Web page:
Buckskin fading/changing colors?
I have a 9yo mare who is buckskin. She is a registered Paint with overo on her sire's side and QH's on her dam's side (and her dam was a solid buckskin). Her registered name is "Coosa's Playgirl".
Anyway I got her when she was 7 1/2 and she was a pretty light cream color, with very dark legs and dark points. She also had a faded dorsal stripe. I got her in winter,and by the next summer when she had shed her winter coat, she was this dark golden color and her stipe went away. Here is a pic of her then...
That winter, her coat was light again and her dorsal stripe never did come back. Now I've noticed that her legs seem to be fading a bit (or maybe it's my imagination??) Here is a pic of her from today...
You can kind of see her legs...here are some better recent photos where you can see her body...
Someone had mentioned that she may carry a grey gene and be greying out? Anyone else have thoughts on her "fading"? Or is it all in my mind?
I also have wondered if it's diet...this year we found out she is allergic to molasses and soy bean, so we had to take her off her feed, and we can't find ANY commercial feeds that don't have at least one of those ingredients in them :( So she's just on barley with a vitamin and fat supplement, and hay of course. But I wonder if something is missing in her diet, something else that needs to be supplemented and that's what is making her coat dull out??
Here is her pedigree by the way...Coosas Playgirl Paint
Lol Well now I say it's not grey. she really looked like it in the other pictures on the other thread. Plus as she has no grey parent, she cannot be be grey. So there is something else going on.
Her color variations might be affected by her feed. I know that you can feed things to enhance color.
Either way she is a very pretty girl. :)
Posted via Mobile Device
Some horses have "Secret Identities". They will be one color in the summer, and then be a different color in the winter. When their winter coat grows in, the horses coat will sometimes be lighter than what their real coat color may be. When they shed this coat out, they will usually be a much darker color. As the summer wears on, sun fading will occour (in some horses, not all and black horses are most suceptable to this), and the coat may become lighter.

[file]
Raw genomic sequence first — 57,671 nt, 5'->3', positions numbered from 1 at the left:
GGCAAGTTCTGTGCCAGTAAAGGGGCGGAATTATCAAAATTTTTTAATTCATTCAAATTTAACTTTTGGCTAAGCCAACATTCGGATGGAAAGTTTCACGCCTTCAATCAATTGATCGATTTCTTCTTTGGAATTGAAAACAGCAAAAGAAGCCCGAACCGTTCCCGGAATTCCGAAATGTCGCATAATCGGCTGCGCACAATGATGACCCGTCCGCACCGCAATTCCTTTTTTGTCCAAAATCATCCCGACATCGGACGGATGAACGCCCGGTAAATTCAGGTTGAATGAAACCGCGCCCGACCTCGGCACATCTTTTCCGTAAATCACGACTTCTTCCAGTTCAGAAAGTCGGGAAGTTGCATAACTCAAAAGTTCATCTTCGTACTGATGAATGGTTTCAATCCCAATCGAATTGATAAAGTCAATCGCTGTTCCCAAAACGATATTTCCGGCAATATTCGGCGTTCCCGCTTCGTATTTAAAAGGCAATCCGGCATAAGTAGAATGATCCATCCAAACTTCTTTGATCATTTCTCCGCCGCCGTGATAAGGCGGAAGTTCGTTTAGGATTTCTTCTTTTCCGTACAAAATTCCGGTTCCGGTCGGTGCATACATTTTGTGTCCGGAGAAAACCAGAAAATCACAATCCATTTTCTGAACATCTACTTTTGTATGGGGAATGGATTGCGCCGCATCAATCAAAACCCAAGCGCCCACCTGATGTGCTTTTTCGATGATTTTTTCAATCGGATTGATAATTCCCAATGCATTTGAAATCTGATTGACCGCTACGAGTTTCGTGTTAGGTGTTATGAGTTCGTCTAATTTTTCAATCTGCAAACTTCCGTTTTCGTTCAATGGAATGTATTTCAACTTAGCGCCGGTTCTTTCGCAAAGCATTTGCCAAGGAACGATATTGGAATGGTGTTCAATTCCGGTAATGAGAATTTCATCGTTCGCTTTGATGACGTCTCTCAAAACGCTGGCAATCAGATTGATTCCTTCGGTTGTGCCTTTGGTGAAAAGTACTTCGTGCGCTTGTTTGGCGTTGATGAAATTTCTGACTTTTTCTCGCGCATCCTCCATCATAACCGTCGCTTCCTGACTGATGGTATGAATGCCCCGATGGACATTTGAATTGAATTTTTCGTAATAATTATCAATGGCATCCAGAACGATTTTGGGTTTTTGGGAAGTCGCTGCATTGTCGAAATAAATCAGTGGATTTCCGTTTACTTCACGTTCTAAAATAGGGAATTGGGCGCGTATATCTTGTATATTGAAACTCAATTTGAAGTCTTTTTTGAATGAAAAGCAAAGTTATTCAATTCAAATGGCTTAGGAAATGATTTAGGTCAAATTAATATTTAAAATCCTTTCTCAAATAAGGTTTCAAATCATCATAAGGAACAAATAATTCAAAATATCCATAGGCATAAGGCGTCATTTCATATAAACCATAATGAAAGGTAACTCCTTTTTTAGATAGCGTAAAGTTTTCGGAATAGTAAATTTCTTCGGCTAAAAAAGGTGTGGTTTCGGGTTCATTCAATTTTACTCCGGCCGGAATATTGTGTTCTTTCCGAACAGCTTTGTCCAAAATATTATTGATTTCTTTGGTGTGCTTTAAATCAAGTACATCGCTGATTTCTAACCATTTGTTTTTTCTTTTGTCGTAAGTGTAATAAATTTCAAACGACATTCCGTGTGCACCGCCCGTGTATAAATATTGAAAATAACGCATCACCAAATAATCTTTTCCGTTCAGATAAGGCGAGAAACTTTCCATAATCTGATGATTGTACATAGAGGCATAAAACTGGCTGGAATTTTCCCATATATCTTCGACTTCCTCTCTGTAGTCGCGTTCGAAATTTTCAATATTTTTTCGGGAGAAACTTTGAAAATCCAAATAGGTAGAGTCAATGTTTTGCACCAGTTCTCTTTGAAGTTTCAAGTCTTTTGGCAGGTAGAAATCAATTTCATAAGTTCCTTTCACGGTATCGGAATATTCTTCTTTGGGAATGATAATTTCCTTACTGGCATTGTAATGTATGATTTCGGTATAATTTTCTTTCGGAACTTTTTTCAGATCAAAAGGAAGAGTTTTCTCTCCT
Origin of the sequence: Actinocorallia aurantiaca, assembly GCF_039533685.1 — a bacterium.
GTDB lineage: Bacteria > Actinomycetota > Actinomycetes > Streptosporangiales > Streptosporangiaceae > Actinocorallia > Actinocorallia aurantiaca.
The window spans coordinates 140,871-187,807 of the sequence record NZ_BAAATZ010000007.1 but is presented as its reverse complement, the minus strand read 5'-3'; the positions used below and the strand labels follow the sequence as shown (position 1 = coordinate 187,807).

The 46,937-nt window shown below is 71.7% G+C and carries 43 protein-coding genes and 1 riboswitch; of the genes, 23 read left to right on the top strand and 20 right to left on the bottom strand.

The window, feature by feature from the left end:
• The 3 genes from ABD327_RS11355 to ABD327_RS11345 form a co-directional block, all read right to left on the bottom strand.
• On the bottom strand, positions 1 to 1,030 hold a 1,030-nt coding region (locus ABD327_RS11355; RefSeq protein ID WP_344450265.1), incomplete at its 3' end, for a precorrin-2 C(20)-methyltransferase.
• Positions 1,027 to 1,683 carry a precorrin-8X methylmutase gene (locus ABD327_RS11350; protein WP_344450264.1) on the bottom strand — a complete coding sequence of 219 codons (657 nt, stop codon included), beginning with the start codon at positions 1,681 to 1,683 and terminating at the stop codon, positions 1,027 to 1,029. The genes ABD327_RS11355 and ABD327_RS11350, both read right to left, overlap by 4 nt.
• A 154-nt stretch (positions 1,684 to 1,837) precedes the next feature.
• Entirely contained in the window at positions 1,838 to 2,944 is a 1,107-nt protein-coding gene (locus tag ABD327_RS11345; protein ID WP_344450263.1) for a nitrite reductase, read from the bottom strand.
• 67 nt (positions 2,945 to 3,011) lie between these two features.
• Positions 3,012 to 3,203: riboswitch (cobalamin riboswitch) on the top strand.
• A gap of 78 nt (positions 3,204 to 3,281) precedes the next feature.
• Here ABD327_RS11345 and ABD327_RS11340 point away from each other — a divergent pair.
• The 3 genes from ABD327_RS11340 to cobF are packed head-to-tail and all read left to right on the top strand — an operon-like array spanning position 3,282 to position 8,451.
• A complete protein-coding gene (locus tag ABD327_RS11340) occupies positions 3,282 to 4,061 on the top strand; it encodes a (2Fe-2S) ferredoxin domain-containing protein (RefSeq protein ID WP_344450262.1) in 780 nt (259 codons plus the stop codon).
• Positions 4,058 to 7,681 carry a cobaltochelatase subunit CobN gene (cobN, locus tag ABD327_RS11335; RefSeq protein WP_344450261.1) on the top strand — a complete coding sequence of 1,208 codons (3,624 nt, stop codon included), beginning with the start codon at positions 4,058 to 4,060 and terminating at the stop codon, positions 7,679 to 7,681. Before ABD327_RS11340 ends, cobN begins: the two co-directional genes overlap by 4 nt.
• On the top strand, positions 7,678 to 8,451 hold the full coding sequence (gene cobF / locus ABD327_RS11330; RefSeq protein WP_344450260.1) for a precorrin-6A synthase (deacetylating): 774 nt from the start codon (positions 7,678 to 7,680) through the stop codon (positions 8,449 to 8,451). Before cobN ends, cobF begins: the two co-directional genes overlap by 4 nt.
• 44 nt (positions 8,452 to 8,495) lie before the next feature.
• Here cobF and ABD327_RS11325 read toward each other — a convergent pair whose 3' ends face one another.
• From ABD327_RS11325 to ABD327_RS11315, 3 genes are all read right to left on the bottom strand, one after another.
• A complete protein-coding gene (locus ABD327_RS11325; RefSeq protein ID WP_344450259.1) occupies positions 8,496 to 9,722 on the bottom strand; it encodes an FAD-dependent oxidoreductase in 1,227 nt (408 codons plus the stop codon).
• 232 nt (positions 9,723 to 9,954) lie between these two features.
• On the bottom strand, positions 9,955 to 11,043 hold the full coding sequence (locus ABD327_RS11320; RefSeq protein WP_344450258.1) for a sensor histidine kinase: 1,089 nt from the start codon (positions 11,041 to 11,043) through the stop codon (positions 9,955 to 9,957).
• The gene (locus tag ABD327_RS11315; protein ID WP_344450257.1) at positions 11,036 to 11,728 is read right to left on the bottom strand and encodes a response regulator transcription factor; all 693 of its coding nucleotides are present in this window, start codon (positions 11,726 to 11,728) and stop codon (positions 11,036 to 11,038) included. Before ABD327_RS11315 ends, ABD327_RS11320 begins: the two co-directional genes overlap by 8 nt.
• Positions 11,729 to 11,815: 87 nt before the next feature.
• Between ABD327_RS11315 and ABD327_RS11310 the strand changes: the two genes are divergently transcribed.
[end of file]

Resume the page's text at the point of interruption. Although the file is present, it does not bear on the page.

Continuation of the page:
I have seen it happen to a palomino that my old instructor owned. In winter he would be a light cream colored horse, and when he shed out, he became this rich DARK golden palomino.
I don't think the coat color change is anything to really get concerned about. BTW your horse is gorgeous!
that's exactly what I thought too until she never got her golden coat this summer... :/
Posted via Mobile Device
This actually has nothing to do with her colour-changing coat, but I want to add my two cents and say if her blaze was a wee bit farther in on the left side, she would have the EXACT same markings as my mare. Even the faded black points on her legs. Abby's only 7, but hers look like yours.
That's all I had. kbye.
It's likely her diet. You should talk to the people over at horsetech.com. They have a great all-around supplement called High Point that has complete nutrition, amino acids, and digestive aids in a flax base. They can adjust the vit/min levels as well, for no additional charge, except any extra vit/min added.
A horse's coat will change from summer and winter, but her coat should be the same or close every summer and every winter.
Diet would be my guess as well. I'm not sure what she might be lacking (or getting now that she wasn't then), but I cast my vote for that.
Love Sandie by the way. :D
That is very interesting...the first winter I had my dun he grew in a lighter winter coat but then shed it out in the spring..I give my guys black oil sunflower seeds and since then he hasnt had a whiter winter coat. It has stayed colored for the last couple winters.
Wouldnt hurt to talk to horsetech, they maybe could give you some direction in which to go.
you have a very beautiful horse!
|All times are GMT -4. The time now is 01:50 AM.|
Powered by vBulletin® Version 3.8.5
Copyright ©2000 - 2015, Jelsoft Enterprises Ltd.
Search Engine Friendly URLs by vBSEO 3.6.0